Ape Escape 3
There are a ton of games that are cartoonish, and most of them are too cute and cloying for me to even deal with. But APE ESCAPE 3 makes me feel like I'm inside the cartoon, probably because the foes have more personality that my character does. They all have a kind of Janeane Garofalo, fight-back attitudeeven though they're monkeys.
Ape Escape 3's concept is simple. You capture frantic monkeys with a net. If that sounds simplistic, it's not. It's a concept that's served avid gamers well in the two earlier Ape Escape installments, the first of which goes as far back as the original Playstation.
The fun still tickles after three installments because the concept is so well implemented, sardonically complex and humor-filled. It was also true with the first Ape Escape, which I gave to former Dawson's Creek actor Michelle Williams to review when I was editing an online magazine. She said it made her giggle and put her in the mood, well, for other things.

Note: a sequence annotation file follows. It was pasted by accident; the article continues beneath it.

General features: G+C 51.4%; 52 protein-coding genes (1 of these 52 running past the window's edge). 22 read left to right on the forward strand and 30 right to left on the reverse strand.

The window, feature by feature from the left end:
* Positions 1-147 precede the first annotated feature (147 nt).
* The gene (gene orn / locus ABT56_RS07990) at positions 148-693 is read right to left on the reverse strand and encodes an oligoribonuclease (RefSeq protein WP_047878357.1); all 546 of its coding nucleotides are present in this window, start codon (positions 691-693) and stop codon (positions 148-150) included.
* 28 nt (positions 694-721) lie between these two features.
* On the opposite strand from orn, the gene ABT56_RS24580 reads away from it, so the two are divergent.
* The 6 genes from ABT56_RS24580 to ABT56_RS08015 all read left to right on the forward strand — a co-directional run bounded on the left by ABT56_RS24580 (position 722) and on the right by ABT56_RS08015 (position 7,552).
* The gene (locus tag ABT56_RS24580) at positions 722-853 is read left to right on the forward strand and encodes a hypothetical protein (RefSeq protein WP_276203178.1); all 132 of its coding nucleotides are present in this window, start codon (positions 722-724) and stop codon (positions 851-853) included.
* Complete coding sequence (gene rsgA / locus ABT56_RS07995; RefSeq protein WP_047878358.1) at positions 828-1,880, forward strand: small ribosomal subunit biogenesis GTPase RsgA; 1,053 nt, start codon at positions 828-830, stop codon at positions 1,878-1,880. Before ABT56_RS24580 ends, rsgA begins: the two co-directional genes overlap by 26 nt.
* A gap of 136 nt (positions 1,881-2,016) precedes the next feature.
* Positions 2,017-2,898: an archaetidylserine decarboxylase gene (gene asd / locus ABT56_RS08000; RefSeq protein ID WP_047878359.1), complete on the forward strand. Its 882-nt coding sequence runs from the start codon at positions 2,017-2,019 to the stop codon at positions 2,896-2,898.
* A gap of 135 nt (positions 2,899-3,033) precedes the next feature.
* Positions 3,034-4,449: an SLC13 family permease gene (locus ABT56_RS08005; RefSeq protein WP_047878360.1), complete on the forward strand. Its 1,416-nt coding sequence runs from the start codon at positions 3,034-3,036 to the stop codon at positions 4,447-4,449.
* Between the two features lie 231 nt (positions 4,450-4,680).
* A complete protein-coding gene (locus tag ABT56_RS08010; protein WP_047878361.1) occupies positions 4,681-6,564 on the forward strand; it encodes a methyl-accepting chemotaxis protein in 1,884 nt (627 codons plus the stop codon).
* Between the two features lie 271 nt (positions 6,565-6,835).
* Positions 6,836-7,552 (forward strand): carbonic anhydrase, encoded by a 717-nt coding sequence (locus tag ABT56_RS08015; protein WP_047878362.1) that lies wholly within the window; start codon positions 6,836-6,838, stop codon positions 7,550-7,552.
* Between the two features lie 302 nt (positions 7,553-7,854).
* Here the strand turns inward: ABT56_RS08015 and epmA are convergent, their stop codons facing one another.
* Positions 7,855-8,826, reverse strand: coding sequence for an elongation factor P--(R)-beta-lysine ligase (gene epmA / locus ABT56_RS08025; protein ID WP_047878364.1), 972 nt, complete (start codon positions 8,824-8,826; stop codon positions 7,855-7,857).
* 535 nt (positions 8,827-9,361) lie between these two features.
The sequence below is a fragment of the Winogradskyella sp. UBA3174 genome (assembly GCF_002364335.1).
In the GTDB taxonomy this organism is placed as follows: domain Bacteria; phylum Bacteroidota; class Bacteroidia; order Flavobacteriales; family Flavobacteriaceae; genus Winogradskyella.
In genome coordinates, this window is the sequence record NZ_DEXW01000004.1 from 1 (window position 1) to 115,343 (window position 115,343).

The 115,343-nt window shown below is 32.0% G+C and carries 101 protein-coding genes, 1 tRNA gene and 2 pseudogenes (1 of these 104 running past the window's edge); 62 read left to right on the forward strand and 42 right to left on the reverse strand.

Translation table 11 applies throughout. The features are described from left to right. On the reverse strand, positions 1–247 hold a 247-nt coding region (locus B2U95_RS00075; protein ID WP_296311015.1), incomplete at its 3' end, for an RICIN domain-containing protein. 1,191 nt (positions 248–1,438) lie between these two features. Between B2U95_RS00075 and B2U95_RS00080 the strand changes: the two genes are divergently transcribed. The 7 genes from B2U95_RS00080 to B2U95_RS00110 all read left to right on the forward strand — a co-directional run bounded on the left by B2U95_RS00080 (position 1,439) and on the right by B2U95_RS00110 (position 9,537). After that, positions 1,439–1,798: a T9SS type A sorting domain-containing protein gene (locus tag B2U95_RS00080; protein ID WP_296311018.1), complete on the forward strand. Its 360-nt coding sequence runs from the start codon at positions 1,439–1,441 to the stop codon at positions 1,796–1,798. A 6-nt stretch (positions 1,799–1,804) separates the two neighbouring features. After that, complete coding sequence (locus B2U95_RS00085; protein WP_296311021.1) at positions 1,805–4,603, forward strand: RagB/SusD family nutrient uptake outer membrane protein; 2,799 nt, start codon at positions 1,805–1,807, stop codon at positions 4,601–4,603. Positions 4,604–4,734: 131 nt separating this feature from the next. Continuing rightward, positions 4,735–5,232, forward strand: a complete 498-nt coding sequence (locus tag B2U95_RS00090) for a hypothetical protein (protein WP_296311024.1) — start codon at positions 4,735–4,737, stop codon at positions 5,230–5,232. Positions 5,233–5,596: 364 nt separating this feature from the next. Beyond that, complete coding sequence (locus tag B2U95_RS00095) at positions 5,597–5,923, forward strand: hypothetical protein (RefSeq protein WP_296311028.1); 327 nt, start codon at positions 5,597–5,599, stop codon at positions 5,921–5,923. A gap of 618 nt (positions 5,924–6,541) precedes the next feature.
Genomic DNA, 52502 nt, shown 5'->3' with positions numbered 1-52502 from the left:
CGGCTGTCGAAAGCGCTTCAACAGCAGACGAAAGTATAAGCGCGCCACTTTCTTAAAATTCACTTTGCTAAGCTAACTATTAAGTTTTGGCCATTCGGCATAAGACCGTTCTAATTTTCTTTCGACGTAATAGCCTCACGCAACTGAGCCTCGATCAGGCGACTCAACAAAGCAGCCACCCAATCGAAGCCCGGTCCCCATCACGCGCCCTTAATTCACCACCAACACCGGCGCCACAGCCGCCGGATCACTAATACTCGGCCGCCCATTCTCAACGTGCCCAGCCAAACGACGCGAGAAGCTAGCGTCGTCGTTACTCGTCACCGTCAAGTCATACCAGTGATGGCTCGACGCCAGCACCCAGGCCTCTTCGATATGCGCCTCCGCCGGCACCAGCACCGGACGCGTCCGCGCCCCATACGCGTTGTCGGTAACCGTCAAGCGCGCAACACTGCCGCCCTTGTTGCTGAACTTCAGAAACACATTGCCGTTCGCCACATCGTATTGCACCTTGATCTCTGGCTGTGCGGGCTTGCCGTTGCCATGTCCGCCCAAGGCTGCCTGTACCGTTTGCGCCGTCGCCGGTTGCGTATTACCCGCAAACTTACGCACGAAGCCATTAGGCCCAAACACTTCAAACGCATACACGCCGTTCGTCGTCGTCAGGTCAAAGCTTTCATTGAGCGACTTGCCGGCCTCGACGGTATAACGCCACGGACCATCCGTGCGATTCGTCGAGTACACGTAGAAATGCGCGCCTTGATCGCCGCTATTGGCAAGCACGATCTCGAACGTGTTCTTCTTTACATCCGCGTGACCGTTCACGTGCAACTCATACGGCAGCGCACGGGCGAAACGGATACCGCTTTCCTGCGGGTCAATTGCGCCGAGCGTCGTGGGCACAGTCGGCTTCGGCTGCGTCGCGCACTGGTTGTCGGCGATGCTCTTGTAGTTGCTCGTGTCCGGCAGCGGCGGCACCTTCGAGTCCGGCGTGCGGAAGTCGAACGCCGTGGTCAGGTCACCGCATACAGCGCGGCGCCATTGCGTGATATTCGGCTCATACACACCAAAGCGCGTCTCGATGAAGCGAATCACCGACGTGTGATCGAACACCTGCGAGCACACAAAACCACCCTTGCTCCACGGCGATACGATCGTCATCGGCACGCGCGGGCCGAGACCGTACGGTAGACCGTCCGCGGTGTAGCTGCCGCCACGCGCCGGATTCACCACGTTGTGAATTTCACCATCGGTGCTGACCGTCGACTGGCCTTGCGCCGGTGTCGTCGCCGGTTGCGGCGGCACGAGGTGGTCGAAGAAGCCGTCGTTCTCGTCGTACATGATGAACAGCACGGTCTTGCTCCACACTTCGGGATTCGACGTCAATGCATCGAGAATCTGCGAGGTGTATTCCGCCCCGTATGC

There's a host of reasons that make Ape Escape 3 a superior game. First, all the monkeys you capture are a little different from each other, but they each have an appealingly frenzied waddle and a fuck you attitude. If you miss them with your net, they just might whack you so hard, you'll fall down. Like the monkey catcher you play, the characters all have the big saucer eyes that are so popular in Japanese anime movies.
You'll also like the humor mixed with touches of mild satire. The object of the game is to stop the evil monkey Specter from dumbing down all the world's TV shows. One character, Natalie, says, "These shows are so stupid that anyone watching becomes a mindless couch potato." OK, TV's already mindless and stupid (with the exception of 24 and Lost), but these shows are even more inane than The Invention Channel. Throughout the game you'll deal with a show that's kind of a reality wedding and even a Titanic-based show.